When economic forecasts prove wrong, it is customary to blame the weather. So cold that consumers stayed home, or so hot that consumers, well, stayed home. So cold that outdoor construction was unexpectedly low, unless of course unusually high temperatures made such work impossible lest heat stroke afflict the workers. In short, weather is the straw at which sinking forecasters often grasp.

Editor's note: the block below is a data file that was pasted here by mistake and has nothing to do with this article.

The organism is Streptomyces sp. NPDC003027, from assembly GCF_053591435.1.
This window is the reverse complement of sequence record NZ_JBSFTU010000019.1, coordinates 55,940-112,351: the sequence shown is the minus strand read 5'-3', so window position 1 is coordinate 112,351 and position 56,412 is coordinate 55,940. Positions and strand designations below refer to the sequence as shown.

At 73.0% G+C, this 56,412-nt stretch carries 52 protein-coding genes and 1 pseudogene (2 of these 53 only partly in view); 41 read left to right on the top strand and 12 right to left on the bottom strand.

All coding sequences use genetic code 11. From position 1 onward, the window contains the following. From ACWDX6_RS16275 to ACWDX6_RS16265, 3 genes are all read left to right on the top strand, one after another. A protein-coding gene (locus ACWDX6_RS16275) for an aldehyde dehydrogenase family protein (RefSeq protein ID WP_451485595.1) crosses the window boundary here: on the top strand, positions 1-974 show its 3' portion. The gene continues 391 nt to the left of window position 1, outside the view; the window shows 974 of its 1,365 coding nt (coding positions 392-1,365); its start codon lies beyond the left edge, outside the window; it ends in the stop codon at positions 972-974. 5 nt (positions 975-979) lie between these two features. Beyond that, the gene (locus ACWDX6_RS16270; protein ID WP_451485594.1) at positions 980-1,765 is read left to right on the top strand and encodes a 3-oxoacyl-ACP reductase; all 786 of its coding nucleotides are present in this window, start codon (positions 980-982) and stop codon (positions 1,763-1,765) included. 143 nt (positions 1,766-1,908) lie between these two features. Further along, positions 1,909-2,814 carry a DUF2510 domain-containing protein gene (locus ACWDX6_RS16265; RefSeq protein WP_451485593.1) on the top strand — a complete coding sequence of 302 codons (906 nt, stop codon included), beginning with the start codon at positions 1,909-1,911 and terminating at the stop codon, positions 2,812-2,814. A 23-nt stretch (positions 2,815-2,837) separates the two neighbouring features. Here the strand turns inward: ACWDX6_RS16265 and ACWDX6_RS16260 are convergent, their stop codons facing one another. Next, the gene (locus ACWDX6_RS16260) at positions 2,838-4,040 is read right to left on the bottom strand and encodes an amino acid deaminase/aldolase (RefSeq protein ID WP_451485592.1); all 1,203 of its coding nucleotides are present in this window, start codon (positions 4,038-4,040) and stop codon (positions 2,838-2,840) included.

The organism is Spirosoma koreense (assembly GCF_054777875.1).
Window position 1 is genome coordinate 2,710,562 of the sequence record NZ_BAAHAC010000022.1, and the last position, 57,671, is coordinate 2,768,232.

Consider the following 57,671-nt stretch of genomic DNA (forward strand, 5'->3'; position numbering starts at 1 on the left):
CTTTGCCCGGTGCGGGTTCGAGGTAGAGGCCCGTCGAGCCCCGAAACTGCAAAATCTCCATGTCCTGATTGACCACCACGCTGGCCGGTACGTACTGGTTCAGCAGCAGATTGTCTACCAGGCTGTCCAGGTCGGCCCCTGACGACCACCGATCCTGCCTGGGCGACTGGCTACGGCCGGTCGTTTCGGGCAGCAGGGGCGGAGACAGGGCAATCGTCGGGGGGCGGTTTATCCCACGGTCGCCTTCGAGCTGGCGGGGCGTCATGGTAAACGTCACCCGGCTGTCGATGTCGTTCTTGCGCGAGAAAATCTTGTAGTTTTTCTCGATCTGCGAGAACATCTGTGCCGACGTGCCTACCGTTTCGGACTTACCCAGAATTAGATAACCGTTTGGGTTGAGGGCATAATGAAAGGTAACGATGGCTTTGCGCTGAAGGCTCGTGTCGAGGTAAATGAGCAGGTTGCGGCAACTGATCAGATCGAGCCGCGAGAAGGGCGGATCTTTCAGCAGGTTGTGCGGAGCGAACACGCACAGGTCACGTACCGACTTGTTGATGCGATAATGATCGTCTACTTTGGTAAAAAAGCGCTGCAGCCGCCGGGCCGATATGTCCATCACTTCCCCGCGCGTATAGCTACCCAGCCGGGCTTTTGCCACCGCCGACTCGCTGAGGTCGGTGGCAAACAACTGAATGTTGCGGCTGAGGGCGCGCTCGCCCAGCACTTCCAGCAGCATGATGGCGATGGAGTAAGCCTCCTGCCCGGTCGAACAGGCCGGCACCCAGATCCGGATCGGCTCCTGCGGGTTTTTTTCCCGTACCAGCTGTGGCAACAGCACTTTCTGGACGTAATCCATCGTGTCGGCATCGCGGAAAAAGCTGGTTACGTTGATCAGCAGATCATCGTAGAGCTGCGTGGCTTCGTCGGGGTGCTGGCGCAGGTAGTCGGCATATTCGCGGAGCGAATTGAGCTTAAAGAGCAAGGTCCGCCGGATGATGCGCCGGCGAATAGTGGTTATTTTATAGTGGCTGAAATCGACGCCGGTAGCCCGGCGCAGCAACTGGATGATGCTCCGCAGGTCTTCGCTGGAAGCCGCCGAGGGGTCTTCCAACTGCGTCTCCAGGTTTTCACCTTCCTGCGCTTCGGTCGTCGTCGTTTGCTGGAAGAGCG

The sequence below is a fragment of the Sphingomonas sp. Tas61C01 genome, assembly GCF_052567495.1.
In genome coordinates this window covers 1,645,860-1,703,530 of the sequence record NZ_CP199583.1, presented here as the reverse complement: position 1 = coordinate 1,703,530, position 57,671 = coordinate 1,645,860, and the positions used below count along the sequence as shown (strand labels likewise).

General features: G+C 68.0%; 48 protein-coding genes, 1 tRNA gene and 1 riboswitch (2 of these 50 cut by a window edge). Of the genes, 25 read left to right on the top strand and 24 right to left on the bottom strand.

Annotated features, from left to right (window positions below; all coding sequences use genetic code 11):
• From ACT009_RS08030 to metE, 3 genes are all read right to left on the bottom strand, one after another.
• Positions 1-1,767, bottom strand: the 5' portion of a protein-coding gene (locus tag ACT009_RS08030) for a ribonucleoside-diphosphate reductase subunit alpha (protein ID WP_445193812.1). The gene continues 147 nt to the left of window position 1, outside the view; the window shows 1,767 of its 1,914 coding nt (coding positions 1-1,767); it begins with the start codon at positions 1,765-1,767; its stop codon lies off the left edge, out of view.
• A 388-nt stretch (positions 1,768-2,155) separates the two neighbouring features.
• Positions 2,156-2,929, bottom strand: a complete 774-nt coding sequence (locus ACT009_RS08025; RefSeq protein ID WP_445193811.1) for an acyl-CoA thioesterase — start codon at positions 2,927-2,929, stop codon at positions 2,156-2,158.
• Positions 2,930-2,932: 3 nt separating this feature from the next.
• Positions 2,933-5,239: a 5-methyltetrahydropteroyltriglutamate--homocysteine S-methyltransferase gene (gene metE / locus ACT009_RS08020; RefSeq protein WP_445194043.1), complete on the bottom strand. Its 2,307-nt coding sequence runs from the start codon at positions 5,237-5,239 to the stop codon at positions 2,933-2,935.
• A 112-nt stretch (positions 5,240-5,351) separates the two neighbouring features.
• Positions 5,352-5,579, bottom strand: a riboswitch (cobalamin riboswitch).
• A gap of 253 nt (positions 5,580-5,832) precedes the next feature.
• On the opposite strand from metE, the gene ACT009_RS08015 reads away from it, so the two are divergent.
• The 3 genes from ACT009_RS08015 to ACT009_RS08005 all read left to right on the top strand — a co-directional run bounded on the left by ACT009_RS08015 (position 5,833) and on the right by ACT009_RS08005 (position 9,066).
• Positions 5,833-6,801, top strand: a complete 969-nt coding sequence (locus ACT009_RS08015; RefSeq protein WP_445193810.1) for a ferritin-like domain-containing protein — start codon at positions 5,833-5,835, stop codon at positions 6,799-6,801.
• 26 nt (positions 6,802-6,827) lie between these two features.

Herewith some thoughts about the outlook for this year. Thoughts, not forecasts, for which I have neither the skill nor the courage. I offer these thoughts in deference to the understandable demand for look-aheads. Human beings are always hunting for certainty, attempting to reduce randomness, surrendering to what Harvard’s Walter Friedman in his new book (Fortune Tellers: The Story of America’s First Economic Forecasters) calls “the near universal compulsion to avoid ambiguity and doubt.” But there is more to the demand for forecasts than this desire for certainty. Businessmen and policymakers want to use forecasts to change the future, to adapt products to predictions of changes in consumer taste, to structure finances so as to take advantage of predicted changes in interest rates and thereby change earnings in the coming year, to obtain “the ability to alter the very thing that one predicts,” to borrow from Friedman. In short, it is often the goal of the purchaser of a forecast to act so as to prove his seer wrong, and then hire him the following year to repeat the process.